Magazine editor Sarah Josepha Hale, who wrote the famous nursery rhyme, had lobbied for decades for a Thanksgiving holiday to be celebrated nationwide on a specific day. She persuaded President Abraham Lincoln that such a celebration could help unify a nation fractured by the Civil War. Lincoln’s proclamation, dated Oct. 3, 1863, established the last Thursday in November as “a day of Thanksgiving and Praise to our beneficent Father who dwelleth in the heavens.”
The task of drafting the proclamation falls to the president’s speechwriting staff – and it can be a challenging assignment. James Humes, a speechwriter for several Republican presidents, once complained, “You try sometime writing the presidential Thanksgiving Day message and not sounding trite!”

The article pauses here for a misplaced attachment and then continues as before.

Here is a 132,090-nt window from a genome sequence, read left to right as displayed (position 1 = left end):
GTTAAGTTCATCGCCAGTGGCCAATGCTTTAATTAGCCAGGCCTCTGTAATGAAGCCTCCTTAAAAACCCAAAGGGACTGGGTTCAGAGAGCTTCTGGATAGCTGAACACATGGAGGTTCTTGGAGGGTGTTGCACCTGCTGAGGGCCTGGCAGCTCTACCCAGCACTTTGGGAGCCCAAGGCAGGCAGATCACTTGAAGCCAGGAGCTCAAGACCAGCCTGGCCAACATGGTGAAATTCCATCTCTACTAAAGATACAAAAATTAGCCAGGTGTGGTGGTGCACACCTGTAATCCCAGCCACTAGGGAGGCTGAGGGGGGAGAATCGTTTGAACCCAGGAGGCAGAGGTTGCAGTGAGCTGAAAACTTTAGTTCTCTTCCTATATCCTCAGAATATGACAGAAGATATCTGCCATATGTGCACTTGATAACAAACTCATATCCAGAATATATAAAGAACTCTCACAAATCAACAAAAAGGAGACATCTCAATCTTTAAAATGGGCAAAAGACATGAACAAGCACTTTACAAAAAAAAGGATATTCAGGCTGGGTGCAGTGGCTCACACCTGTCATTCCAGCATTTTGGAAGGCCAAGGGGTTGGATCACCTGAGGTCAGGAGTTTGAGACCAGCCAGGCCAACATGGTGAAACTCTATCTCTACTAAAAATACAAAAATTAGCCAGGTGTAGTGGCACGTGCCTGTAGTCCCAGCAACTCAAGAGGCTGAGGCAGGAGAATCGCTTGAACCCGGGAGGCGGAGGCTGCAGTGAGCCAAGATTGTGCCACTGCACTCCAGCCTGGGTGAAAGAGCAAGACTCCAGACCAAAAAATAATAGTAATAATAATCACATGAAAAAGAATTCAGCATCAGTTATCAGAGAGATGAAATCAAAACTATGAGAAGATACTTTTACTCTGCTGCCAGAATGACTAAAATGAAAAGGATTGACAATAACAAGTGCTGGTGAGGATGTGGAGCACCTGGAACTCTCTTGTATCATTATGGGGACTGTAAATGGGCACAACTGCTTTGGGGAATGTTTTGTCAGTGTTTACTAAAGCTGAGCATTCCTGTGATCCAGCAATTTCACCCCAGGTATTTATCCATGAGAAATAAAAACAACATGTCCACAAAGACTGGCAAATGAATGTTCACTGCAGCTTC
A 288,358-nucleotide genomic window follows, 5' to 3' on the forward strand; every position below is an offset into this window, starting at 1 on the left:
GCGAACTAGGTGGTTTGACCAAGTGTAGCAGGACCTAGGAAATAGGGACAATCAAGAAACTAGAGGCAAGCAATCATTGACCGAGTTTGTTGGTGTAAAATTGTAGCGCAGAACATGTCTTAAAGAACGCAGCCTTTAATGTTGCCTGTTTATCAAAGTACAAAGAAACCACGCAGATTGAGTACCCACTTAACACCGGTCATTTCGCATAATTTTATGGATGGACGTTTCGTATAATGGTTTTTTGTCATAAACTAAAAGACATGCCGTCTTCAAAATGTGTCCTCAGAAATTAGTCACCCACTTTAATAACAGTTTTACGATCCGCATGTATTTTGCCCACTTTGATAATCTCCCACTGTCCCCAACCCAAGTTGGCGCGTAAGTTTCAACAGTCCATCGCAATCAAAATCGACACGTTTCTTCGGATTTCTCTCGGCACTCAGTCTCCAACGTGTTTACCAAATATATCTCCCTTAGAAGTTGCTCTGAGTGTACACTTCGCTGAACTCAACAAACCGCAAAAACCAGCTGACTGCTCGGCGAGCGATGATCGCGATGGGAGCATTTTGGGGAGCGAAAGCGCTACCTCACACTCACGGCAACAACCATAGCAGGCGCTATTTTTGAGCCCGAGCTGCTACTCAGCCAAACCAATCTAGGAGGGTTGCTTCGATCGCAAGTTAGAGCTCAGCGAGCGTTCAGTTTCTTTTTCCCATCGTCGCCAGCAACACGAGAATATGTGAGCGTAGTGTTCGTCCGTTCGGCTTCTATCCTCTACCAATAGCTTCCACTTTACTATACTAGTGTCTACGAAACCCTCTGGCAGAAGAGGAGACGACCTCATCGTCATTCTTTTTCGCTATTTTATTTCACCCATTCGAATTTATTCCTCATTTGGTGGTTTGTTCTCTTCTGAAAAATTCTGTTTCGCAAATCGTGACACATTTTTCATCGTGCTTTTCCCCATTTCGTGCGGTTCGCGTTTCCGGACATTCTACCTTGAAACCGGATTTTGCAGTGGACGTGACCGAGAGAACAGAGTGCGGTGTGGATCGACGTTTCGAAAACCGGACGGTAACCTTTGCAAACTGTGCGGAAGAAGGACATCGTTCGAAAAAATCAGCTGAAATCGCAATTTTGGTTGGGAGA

What the proclamation omits also can be troublesome. In 2009, conservatives criticized Mr. Obama because the proclamation mentioned God only when it quoted George Washington.
Last year, Obama’s message said: “We lift up our hearts in gratitude to God for our many blessings....” This year, it says, "... we give thanks to each other and to God for the many kindnesses and comforts that grace our lives."
Thursday, November 24, 2011
Dave Cook writes at The Chrstian Science Monitor of the connection between Thanksgiving and "Mary had a little lamb."